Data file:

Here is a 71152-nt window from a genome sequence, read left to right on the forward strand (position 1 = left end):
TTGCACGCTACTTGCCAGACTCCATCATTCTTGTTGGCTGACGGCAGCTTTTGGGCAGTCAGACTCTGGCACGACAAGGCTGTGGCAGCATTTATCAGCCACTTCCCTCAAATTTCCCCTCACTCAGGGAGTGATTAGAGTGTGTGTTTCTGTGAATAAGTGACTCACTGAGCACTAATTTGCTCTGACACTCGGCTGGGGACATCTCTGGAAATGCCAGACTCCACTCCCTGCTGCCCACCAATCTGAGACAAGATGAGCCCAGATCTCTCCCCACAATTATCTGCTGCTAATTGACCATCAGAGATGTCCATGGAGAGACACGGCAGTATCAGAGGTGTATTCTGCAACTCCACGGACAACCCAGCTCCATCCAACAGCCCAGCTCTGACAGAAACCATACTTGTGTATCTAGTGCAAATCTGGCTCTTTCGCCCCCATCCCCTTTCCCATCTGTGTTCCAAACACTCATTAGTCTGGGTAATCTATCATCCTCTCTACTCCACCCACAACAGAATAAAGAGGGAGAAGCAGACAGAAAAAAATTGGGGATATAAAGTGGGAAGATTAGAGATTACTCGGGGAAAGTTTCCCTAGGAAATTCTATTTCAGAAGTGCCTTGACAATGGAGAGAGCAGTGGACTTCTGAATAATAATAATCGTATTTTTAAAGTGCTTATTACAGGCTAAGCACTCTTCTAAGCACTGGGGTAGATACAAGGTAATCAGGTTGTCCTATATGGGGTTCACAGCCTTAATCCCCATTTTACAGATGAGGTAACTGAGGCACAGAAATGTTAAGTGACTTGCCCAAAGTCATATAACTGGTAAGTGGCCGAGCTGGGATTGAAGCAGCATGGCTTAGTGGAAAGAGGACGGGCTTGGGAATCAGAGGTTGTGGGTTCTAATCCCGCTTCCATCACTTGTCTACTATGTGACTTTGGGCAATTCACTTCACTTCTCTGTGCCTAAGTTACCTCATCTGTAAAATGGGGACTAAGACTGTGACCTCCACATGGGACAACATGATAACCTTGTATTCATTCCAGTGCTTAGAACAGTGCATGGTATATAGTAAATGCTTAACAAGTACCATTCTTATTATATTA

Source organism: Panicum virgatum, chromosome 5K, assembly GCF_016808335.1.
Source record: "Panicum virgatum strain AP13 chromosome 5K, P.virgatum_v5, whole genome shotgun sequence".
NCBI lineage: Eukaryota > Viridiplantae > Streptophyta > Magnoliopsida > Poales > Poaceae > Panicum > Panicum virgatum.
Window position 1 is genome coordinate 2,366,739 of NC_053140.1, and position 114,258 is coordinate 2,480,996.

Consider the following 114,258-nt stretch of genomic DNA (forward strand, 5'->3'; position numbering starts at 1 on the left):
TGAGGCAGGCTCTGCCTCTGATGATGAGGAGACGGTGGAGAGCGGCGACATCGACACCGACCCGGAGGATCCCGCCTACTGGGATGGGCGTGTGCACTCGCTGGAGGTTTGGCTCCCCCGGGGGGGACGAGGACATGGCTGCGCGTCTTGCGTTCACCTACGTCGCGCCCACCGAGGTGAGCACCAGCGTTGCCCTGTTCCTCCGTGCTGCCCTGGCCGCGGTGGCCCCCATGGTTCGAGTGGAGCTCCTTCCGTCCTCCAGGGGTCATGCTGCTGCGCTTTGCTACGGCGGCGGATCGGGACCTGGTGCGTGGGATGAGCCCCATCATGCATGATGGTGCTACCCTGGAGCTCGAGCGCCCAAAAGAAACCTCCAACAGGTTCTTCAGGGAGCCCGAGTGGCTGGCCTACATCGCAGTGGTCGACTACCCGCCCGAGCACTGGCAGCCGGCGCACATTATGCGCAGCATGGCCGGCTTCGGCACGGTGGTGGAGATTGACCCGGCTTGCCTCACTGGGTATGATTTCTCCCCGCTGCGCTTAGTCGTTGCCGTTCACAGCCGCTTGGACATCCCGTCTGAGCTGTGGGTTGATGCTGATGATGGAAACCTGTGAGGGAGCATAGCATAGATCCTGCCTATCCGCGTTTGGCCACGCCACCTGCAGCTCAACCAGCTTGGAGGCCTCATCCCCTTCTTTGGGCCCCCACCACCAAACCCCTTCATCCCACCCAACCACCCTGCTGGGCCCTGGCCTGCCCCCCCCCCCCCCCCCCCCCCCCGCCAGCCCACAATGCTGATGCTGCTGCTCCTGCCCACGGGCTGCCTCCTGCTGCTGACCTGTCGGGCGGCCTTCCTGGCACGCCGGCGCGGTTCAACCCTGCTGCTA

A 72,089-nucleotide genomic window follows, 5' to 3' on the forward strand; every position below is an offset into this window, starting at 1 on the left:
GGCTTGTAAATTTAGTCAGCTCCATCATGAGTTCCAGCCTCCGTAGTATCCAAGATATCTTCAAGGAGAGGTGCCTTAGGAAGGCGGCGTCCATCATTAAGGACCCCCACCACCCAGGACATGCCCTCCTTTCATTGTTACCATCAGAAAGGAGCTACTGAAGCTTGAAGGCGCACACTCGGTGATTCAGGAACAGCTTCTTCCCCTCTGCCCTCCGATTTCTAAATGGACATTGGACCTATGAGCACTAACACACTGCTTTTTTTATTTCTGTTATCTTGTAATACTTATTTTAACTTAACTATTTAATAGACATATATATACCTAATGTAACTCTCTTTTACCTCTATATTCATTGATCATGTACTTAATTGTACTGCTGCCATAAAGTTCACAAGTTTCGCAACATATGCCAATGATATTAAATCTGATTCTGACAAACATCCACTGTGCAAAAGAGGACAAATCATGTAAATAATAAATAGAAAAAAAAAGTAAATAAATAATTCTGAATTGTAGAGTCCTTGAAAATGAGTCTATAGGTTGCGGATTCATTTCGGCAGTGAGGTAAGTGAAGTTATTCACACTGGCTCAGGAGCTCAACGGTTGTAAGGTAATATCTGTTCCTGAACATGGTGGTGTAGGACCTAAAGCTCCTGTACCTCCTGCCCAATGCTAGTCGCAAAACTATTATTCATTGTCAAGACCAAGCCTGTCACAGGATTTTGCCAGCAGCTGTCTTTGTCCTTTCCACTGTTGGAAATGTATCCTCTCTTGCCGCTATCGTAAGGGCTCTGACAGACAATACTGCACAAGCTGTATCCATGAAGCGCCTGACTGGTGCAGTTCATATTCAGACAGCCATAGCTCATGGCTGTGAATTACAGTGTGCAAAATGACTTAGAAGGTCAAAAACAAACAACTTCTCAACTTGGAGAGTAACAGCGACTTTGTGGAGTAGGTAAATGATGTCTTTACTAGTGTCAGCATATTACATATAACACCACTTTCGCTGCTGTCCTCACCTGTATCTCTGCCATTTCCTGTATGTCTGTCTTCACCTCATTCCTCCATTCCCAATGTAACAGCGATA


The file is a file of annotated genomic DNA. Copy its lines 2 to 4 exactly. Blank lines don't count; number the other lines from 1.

TTGCACGCTACTTGCCAGACTCCATCATTCTTGTTGGCTGACGGCAGCTTTTGGGCAGTCAGACTCTGGCACGACAAGGCTGTGGCAGCATTTATCAGCCACTTCCCTCAAATTTCCCCTCACTCAGGGAGTGATTAGAGTGTGTGTTTCTGTGAATAAGTGACTCACTGAGCACTAATTTGCTCTGACACTCGGCTGGGGACATCTCTGGAAATGCCAGACTCCACTCCCTGCTGCCCACCAATCTGAGACAAGATGAGCCCAGATCTCTCCCCACAATTATCTGCTGCTAATTGACCATCAGAGATGTCCATGGAGAGACACGGCAGTATCAGAGGTGTATTCTGCAACTCCACGGACAACCCAGCTCCATCCAACAGCCCAGCTCTGACAGAAACCATACTTGTGTATCTAGTGCAAATCTGGCTCTTTCGCCCCCATCCCCTTTCCCATCTGTGTTCCAAACACTCATTAGTCTGGGTAATCTATCATCCTCTCTACTCCACCCACAACAGAATAAAGAGGGAGAAGCAGACAGAAAAAAATTGGGGATATAAAGTGGGAAGATTAGAGATTACTCGGGGAAAGTTTCCCTAGGAAATTCTATTTCAGAAGTGCCTTGACAATGGAGAGAGCAGTGGACTTCTGAATAATAATAATCGTATTTTTAAAGTGCTTATTACAGGCTAAGCACTCTTCTAAGCACTGGGGTAGATACAAGGTAATCAGGTTGTCCTATATGGGGTTCACAGCCTTAATCCCCATTTTACAGATGAGGTAACTGAGGCACAGAAATGTTAAGTGACTTGCCCAAAGTCATATAACTGGTAAGTGGCCGAGCTGGGATTGAAGCAGCATGGCTTAGTGGAAAGAGGACGGGCTTGGGAATCAGAGGTTGTGGGTTCTAATCCCGCTTCCATCACTTGTCTACTATGTGACTTTGGGCAATTCACTTCACTTCTCTGTGCCTAAGTTACCTCATCTGTAAAATGGGGACTAAGACTGTGACCTCCACATGGGACAACATGATAACCTTGTATTCATTCCAGTGCTTAGAACAGTGCATGGTATATAGTAAATGCTTAACAAGTACCATTCTTATTATATTA

Source organism: Panicum virgatum, chromosome 5K, assembly GCF_016808335.1.
Source record: "Panicum virgatum strain AP13 chromosome 5K, P.virgatum_v5, whole genome shotgun sequence".